OCTOBER 15, 2004
NIKOLAI TEHIN FOUND GUILTY
San Francisco Plaintiffs' Attorney Convicted on All Fifteen Counts
The United States Attorney's Office for the Northern District of California announced that Nikolai Tehin was convicted on all counts by a federal jury yesterday. Following a six week trial and after deliberating for two days, the jury found Mr. Tehin guilty of nine counts of money laundering and six counts of mail fraud in connection with his theft and misuse of more than $2 million in settlement funds belonging to his clients. The abuses include stealing hundreds of thousands of dollars from settlements that should have gone to three disabled infants in medical malpractice suits.
Mr. Tehin, age 56, of San Francisco, California, and the principal partner in the law firm of Tehin + Partners, was indicted by a federal grand jury on July 31, 2004. He was charged with nine counts of money laundering and six counts of mail fraud. Mr. Tehin had previously been arrested on a criminal complaint filed on July 14, 2003, which contained one count of mail fraud and one count of money laundering.
U.S. Attorney Kevin V. Ryan said, "As I stated upon the defendant's arrest in this case on July 15, 2003, lawyers owe a duty of loyalty to their clients. Nikolai Tehin was accused --and has now been convicted -- of charges showing that he not only breached that duty in the most egregious way, but also violated federal law to enrich himself at the expense of the people who trusted him. The U.S. Attorney's Office will prosecute anyone-including a lawyer-who abuses his position of trust to illegally benefit himself."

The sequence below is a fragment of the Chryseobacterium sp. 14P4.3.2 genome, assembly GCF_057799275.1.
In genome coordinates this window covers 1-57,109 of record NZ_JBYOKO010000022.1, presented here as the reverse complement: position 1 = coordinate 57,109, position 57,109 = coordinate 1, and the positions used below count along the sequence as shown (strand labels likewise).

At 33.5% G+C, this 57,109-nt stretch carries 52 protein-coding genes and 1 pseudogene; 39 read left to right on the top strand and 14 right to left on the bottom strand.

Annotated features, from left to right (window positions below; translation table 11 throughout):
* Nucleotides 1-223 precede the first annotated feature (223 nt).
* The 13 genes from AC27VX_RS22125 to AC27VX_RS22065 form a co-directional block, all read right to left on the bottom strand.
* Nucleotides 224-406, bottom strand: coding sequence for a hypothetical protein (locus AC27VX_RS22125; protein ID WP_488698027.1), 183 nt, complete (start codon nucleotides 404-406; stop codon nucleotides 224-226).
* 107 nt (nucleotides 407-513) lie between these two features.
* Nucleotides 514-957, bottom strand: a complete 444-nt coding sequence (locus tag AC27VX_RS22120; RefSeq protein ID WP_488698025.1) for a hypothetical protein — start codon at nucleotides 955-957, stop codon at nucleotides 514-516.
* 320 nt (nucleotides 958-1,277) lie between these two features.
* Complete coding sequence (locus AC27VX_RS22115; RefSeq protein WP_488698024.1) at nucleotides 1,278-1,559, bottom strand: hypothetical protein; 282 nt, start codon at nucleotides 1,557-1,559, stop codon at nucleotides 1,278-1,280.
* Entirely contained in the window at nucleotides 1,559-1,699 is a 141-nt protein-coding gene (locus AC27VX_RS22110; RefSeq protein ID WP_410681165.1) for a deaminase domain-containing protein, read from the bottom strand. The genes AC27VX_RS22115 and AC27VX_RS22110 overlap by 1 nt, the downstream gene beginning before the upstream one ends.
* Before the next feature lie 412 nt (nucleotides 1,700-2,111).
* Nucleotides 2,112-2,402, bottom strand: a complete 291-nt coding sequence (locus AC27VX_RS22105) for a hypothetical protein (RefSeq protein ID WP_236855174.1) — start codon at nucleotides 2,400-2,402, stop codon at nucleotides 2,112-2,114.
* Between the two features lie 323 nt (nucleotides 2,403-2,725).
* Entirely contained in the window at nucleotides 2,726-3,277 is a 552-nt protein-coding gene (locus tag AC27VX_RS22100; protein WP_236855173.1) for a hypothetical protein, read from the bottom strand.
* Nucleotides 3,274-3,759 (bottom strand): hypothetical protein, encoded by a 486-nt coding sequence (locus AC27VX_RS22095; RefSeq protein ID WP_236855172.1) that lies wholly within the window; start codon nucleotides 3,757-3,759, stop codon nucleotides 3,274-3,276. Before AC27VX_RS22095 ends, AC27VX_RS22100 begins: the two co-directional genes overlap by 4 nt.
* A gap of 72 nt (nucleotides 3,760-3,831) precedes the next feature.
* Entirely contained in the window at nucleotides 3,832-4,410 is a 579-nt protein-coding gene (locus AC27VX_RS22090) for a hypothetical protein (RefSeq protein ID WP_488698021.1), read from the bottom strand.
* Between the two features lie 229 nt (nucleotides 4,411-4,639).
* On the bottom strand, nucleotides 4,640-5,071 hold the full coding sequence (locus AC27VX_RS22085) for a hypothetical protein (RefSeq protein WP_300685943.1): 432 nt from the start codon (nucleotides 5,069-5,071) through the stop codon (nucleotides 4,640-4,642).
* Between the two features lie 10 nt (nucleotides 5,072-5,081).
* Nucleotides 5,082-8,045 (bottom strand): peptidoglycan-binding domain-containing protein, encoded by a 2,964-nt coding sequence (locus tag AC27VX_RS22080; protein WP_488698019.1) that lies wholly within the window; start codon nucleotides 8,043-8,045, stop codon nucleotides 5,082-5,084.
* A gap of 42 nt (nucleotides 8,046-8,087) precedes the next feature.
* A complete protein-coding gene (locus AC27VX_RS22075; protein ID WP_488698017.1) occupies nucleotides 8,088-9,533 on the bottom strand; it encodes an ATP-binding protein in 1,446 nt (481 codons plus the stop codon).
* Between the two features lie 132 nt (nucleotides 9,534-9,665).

According to IRS Criminal Investigation Special Agent in Charge Roger L. Wirth: "The jury has sent a clear message by finding Tehin guilty on all counts. My sympathies go out to the victims in this case. IRS Criminal Investigation will continue to work with the U.S. Attorney's Office and the FBI on fraud cases in which we can lend our financial investigative expertise."
San Francisco FBI Special Agent in Charge Mark J. Mershon said, "There is no higher call in law enforcement than coming to the aid of crime victims who are victimized again by those they trusted to protect them."
The indictment alleged that Mr. Tehin secretly converted to his own personal use more than $2 million in settlement funds belonging to his clients. He used this money to fund an extravagant personal lifestyle and to cover the operating expenses of his law firm, Tehin + Partners.
Mr. Tehin operated a fraud similar to a Ponzi-scheme in which Mr. Tehin used settlement funds received on behalf of one client to pay off other clients whose settlements he had already stolen. In one incident, Mr. Tehin sent a fraudulent billing statement to a client, falsely charging her thousands of dollars for expert witnesses who never did any work on the client's case, along with travel expenses unrelated to her case.
The jury found that Mr. Tehin misappropriated funds in connection with the following cases:
Medical Malpractice Cases: In two different cases during 2002, Mr. Tehin stole hundreds of thousands of dollars in settlement funds he had secured on behalf of disabled children he was representing. The victims in both of these cases remain unpaid to this day.
One case involved a $250,000 settlement obtained on behalf of a newborn who sustained severe neurological injuries during the delivery as the result of alleged negligence by physicians and hospital staff. A second case involved a $1 million settlement Mr. Tehin had secured on behalf of two infant children with cystic fibrosis. Mr. Tehin deposited and stole the entire $1 million without even telling the respective parents of his clients that he had received settlement funds in each of their cases.